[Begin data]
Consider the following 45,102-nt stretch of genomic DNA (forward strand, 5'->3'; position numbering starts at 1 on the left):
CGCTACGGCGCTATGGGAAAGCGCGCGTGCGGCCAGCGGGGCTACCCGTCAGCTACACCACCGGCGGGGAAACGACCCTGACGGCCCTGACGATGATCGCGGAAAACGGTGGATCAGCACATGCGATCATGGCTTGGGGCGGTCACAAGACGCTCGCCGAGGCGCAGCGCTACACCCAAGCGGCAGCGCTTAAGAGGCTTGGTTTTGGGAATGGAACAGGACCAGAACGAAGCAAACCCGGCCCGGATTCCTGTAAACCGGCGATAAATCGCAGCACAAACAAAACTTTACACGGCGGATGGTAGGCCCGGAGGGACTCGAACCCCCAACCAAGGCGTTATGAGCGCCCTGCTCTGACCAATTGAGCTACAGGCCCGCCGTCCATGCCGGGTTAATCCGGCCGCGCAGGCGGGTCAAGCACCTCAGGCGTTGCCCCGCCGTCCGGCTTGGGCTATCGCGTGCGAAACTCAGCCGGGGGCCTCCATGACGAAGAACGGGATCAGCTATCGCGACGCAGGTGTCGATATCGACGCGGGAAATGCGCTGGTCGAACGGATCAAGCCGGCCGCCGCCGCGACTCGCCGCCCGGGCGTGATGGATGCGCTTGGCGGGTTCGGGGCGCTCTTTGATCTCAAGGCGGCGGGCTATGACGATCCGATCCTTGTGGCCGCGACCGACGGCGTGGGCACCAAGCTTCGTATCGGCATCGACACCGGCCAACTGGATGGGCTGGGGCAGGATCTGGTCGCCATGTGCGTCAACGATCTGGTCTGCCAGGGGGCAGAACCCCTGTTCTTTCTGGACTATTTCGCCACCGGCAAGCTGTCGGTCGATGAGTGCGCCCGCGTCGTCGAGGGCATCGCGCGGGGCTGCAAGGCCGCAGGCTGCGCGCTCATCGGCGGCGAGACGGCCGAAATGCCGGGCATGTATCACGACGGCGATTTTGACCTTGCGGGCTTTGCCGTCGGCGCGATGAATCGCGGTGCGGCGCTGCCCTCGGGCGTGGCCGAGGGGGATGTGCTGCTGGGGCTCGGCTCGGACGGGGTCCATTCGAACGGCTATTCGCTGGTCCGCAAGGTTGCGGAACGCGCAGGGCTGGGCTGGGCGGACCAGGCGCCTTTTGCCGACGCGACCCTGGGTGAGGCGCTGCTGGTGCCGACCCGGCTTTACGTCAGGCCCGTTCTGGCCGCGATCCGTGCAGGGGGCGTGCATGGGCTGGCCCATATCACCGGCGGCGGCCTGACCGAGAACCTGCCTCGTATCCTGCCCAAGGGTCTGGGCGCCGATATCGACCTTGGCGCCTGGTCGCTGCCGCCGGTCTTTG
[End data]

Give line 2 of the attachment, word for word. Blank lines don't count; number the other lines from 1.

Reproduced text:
CGCTACGGCGCTATGGGAAAGCGCGCGTGCGGCCAGCGGGGCTACCCGTCAGCTACACCACCGGCGGGGAAACGACCCTGACGGCCCTGACGATGATCGCGGAAAACGGTGGATCAGCACATGCGATCATGGCTTGGGGCGGTCACAAGACGCTCGCCGAGGCGCAGCGCTACACCCAAGCGGCAGCGCTTAAGAGGCTTGGTTTTGGGAATGGAACAGGACCAGAACGAAGCAAACCCGGCCCGGATTCCTGTAAACCGGCGATAAATCGCAGCACAAACAAAACTTTACACGGCGGATGGTAGGCCCGGAGGGACTCGAACCCCCAACCAAGGCGTTATGAGCGCCCTGCTCTGACCAATTGAGCTACAGGCCCGCCGTCCATGCCGGGTTAATCCGGCCGCGCAGGCGGGTCAAGCACCTCAGGCGTTGCCCCGCCGTCCGGCTTGGGCTATCGCGTGCGAAACTCAGCCGGGGGCCTCCATGACGAAGAACGGGATCAGCTATCGCGACGCAGGTGTCGATATCGACGCGGGAAATGCGCTGGTCGAACGGATCAAGCCGGCCGCCGCCGCGACTCGCCGCCCGGGCGTGATGGATGCGCTTGGCGGGTTCGGGGCGCTCTTTGATCTCAAGGCGGCGGGCTATGACGATCCGATCCTTGTGGCCGCGACCGACGGCGTGGGCACCAAGCTTCGTATCGGCATCGACACCGGCCAACTGGATGGGCTGGGGCAGGATCTGGTCGCCATGTGCGTCAACGATCTGGTCTGCCAGGGGGCAGAACCCCTGTTCTTTCTGGACTATTTCGCCACCGGCAAGCTGTCGGTCGATGAGTGCGCCCGCGTCGTCGAGGGCATCGCGCGGGGCTGCAAGGCCGCAGGCTGCGCGCTCATCGGCGGCGAGACGGCCGAAATGCCGGGCATGTATCACGACGGCGATTTTGACCTTGCGGGCTTTGCCGTCGGCGCGATGAATCGCGGTGCGGCGCTGCCCTCGGGCGTGGCCGAGGGGGATGTGCTGCTGGGGCTCGGCTCGGACGGGGTCCATTCGAACGGCTATTCGCTGGTCCGCAAGGTTGCGGAACGCGCAGGGCTGGGCTGGGCGGACCAGGCGCCTTTTGCCGACGCGACCCTGGGTGAGGCGCTGCTGGTGCCGACCCGGCTTTACGTCAGGCCCGTTCTGGCCGCGATCCGTGCAGGGGGCGTGCATGGGCTGGCCCATATCACCGGCGGCGGCCTGACCGAGAACCTGCCTCGTATCCTGCCCAAGGGTCTGGGCGCCGATATCGACCTTGGCGCCTGGTCGCTGCCGCCGGTCTTTG